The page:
This was one of the ports we were most excited about. The King Penguins live here!!!
We were so very lucky because often times the cruise ships can’t make this port due to high winds and not being able to operate the tenders. We had very nice weather with next to no wind which apparently is not very common here.
Our whole day was all about the Penguins. To reach Volunteer Point we took a 4×4 tour across the island and had to travel on a really bad road that consisted mainly of peat, it was tricky driving. The scenery along the way was really interesting and made for quite a nice drive.
This is the most northern point to see the King Penguins so we were very happy to have this opportunity to be so close to them! The Volunteer Point colony is the largest breeding group of King Penguins on the Falklands. Around 1870 the King Penguins were almost extinct because they were killed for their oil and beautiful feathers. Today there are more than 1,000 breeding adults and 400-500 chicks are raised each year.
We couldn’t believe how big the baby King Penguins were, they were bigger than the parents! The breeding cycle takes more than one year so a breeding pair can only rear two chicks in three years. The chicks are so big because in winter they stay on land while the adults go on long foraging trips as far south as Antarctica. The chick has to fast during this period and will lose half of its body weight, relying on its fat reserves that it gained during the summer. It’s important to be careful not to disturb them while they are incubating eggs (Nov-Jan) because if the egg rolls off their feet then it will be lost.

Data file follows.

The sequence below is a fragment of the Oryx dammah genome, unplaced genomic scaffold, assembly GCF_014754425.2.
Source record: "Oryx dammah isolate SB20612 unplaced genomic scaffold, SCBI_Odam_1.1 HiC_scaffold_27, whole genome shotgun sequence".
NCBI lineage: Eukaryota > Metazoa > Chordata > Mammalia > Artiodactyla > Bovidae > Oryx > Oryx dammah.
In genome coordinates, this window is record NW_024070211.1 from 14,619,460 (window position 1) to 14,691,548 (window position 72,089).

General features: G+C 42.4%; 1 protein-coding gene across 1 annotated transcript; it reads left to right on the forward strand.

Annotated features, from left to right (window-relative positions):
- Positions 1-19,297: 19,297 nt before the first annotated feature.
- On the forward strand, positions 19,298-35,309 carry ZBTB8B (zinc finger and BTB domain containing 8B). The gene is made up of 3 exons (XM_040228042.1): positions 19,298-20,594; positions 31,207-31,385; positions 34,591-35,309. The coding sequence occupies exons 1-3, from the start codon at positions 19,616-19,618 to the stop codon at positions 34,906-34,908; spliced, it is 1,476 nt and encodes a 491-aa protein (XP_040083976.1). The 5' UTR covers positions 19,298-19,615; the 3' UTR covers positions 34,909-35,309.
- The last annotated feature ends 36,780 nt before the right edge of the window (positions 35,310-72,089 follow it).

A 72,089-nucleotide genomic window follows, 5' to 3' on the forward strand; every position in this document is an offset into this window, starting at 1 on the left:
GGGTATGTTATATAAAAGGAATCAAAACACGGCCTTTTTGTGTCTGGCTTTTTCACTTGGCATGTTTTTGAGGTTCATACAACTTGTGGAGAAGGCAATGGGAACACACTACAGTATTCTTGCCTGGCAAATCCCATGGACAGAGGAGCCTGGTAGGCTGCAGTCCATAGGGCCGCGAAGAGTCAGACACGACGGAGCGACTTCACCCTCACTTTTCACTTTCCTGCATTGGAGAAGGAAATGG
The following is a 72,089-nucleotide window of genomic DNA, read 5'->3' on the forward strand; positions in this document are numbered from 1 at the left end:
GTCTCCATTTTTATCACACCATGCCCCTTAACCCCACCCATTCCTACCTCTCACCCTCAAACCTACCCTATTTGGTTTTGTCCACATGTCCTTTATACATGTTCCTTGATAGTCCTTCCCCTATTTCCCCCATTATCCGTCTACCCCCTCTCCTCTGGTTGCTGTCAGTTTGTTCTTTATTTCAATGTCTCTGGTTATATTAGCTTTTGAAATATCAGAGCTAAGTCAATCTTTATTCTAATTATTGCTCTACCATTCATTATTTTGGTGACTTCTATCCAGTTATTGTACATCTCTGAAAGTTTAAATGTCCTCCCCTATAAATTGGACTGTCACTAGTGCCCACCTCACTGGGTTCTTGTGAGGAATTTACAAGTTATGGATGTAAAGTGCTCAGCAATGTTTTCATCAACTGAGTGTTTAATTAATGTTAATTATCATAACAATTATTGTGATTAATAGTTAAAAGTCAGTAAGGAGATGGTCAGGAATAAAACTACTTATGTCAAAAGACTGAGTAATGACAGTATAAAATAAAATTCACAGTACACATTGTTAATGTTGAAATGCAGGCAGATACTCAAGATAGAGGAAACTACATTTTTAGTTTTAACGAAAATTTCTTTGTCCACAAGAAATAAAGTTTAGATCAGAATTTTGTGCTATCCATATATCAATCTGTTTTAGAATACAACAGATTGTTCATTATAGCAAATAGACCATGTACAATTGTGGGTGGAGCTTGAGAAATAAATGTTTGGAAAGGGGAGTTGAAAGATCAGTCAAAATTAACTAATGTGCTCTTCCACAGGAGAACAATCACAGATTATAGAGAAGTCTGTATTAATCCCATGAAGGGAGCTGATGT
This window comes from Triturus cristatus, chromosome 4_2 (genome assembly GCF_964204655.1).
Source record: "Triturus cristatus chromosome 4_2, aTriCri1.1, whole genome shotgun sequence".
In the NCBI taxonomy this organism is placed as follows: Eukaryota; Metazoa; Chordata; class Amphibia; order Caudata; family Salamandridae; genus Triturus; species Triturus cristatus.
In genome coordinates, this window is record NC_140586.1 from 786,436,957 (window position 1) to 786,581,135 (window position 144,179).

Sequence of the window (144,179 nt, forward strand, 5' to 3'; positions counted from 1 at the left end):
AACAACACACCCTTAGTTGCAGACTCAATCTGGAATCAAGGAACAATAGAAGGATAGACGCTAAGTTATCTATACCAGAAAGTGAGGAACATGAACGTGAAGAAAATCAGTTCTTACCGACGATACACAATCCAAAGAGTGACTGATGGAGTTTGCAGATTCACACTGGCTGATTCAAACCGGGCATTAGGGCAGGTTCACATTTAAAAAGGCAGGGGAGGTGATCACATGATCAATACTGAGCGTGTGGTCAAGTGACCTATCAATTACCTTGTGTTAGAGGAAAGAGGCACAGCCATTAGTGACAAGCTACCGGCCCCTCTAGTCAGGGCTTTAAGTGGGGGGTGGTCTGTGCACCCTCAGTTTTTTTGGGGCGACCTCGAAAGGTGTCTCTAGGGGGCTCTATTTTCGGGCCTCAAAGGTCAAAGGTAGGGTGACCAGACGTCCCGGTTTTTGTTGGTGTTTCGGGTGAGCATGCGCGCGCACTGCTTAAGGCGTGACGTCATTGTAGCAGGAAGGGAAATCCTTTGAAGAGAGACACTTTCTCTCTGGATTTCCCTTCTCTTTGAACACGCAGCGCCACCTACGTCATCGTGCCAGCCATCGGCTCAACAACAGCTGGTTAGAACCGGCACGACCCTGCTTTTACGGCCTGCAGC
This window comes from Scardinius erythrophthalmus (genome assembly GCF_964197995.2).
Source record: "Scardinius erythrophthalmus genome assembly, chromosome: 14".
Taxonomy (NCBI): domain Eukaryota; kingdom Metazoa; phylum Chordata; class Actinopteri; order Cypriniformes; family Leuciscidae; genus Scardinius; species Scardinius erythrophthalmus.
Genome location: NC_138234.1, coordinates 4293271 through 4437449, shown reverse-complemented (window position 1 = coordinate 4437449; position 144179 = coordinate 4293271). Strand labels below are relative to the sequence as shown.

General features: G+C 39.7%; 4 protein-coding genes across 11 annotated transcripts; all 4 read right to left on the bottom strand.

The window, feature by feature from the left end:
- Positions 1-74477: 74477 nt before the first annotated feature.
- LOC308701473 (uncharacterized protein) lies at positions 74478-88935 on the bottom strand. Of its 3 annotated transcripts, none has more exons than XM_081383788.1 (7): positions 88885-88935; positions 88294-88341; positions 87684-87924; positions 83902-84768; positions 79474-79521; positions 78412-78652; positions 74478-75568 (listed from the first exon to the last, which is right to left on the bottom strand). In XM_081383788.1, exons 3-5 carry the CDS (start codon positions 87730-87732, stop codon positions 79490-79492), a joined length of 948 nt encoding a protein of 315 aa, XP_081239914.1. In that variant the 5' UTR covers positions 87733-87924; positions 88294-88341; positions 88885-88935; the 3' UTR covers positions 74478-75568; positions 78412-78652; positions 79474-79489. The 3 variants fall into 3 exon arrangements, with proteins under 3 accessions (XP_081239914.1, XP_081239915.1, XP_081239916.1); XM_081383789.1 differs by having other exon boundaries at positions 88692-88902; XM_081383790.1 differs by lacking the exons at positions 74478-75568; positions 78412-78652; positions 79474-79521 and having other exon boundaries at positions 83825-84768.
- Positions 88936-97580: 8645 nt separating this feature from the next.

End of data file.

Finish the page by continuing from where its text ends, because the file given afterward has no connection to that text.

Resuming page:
This is a juvenile moulting and beginning to get its adult feathers….they looked like they were having a really bad hair day at this stage.
Not only did we see King Penguins here but we also saw Gentoo and Magellanic Penguins. There are over 1,000 breeding pairs of Gentoo Penguins at Volunteer Point and the Falklands are one of the most important sites in the world for this species.
The Magellanic Penguins were funny to watch and also curious in nature. They nest in deep burrows up to 2 meters deep. When we saw one in its burrow, it just cocked its head and checked us over, it wasn’t afraid at all – it was so cute.
After hanging out with hundreds upon hundreds of penguins, we actually had a tiny bit of time to see Stanley.
It’s a cute little place with a lot of history and war. Argentina still claims the Falklands as theirs so it depends on who you speak with as to whether the Falklands are a UK territory or part of Argentina. We saw a few signs here and there…
It goes without saying that we had the most fantastic day with the penguins 😊
Back on the ship we prepared to unwind for another sea day cruising through the Strait of Magellan on our way to Punta Arenas, Chile.
Where we stayed: Holland America Zandaam Mid-Ship Lower Promenade Deck 👍